This is what I would do, too. The GoPro is going to be able to handle recording an entire song much better than your DSLR so use it as your overall wide shot of the band. That way, you always have something to cut back to when you don't have enough close-ups. You can also go through each song 2-3 times and move the GoPro to a new location each time. First time around, get a wide shot of the band. That doesn't mean you have to get way back, though. For instance, you could have it relatively close to the lead singer, but far enough away from him/her to include most of the band. Second time through the song, set the GoPro up so you get a semi-wide shot of the drummer maybe. Then the third time set it up so it emphasizes the lead guitarist perhaps. On each pass, use your DSLR to shoot your cutaways of the things that aren't being shot by the GoPro. Shots like nodding heads or tapping feet can be used in lots of places, whereas shots of someone singing can pretty much only be used when the lips match the words so keep that kind of stuff in mind as you shoot. Good luck...and have fun!
Oh it's gonna be only me since i am tracking drums. No other band memebers are gonna be playing for a change)
04-04-2016, 09:32 AM - 2 Likes   #10
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QuoteOriginally posted by LensBeginner Quote
DSLRs aren't really made for continuous video recording, the sensor heats up pretty fast.
Be sure to turn recording off as much as you can, and try to capture 5' at a time tops.
There should be a limit of about 15-20' continuous recording depending on the model, so check the manual.
I've shot for hours with my K-5 without a break, and my K-5 has an older, hotter sensor plus shake reduction which adds to the heat. I wouldn't be too worried about recording long takes, and plenty of them.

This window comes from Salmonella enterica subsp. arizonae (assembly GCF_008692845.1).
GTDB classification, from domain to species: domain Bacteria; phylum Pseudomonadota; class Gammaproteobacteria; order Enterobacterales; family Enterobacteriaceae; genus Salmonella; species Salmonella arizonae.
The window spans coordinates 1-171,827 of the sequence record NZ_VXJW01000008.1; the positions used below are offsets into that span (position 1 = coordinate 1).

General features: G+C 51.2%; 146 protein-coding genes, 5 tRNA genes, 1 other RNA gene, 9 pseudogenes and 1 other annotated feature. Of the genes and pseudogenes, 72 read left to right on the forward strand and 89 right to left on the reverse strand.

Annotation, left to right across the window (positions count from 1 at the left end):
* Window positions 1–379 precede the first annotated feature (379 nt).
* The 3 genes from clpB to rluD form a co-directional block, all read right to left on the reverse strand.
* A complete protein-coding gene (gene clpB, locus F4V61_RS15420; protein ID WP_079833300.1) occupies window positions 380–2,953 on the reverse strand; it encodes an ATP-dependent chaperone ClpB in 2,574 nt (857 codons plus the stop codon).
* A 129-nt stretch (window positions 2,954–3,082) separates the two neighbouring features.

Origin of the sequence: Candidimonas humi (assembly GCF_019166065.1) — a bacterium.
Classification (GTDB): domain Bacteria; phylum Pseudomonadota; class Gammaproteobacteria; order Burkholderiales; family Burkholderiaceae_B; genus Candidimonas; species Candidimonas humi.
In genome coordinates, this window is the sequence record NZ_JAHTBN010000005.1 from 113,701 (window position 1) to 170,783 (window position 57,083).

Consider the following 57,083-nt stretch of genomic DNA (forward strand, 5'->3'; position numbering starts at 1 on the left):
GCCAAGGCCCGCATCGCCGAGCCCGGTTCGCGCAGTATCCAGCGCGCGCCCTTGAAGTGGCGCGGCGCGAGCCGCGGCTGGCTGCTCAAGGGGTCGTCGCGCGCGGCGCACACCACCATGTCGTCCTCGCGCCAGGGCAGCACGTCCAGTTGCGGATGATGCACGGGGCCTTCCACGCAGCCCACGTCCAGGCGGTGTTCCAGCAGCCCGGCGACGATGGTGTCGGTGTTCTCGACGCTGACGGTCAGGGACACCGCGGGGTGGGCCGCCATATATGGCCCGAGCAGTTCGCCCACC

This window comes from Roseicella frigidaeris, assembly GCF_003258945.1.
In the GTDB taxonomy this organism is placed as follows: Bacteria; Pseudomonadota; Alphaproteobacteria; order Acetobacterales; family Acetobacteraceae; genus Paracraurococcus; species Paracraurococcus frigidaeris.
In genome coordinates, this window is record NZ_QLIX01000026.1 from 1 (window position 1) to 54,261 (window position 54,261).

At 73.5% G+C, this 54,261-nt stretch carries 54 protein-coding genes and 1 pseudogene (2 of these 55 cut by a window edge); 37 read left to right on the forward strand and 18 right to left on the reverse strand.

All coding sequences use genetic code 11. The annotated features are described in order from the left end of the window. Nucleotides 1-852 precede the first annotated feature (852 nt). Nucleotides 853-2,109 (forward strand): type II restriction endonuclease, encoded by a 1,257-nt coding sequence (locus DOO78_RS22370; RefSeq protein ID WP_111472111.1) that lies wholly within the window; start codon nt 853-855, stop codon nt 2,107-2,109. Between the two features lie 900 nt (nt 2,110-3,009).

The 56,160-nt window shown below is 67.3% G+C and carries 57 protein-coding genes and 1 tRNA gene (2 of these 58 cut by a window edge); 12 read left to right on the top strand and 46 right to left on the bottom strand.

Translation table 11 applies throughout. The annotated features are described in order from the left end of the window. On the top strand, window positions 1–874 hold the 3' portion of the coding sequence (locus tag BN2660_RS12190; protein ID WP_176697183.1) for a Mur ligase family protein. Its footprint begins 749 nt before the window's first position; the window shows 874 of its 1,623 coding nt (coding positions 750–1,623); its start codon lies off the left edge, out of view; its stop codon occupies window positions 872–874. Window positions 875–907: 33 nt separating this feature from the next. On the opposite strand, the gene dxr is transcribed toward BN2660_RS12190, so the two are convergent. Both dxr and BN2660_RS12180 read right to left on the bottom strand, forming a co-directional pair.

Bring a tripod, turn off Movie SR, because it is evil, and terrible, and did I say it is evil? It will badly screw up your video.

The GoPro is great for being left alone on a, well, anything, really, while DSLRs are better for things like close ups etc. However the issue with SR remains... there is no stabilization in the K-3 (K-7 and K-5 yes, K-r or whatever the entry level one was that records video too). If you have one of those old cameras, reactivate it. It's better than the K-3. Not sure how you'd go about doing close ups without SR, maybe on a tripod?

If you can do several gos of the drum track that'd be great, however the drummer needs to play pretty much the same thing again. No improvisation allowed.

The audio was recorded, but lost before it reached me, so I had to sync it up to the CD. It was a nightmare, every few seconds I'd need to cut and resync. It was shot using a Pentax K-5 with a 50mm (moving the camera around), a Sony NEX-5 (shooting from the left, on a tripod... and this camera did overheat, while my K-5 didn't) and a GoPro 2 Hero shooting from the right (the fisheye lens...).

Ideally you don't stop recording with each of those cameras. If you want to shoot from a different angle etc., just let it roll while you move the camera. That way you only need to sync once. Just cut away to the GoPro for example when you're moving the camera.

If you're shooting with multiple cameras, try matching up white balance and exposure as much as possible, try to match up the image profile, etc. All of that is going to make editing so much easier and make it look better.
04-04-2016, 10:38 AM - 1 Like   #11
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QuoteOriginally posted by sunny16 Quote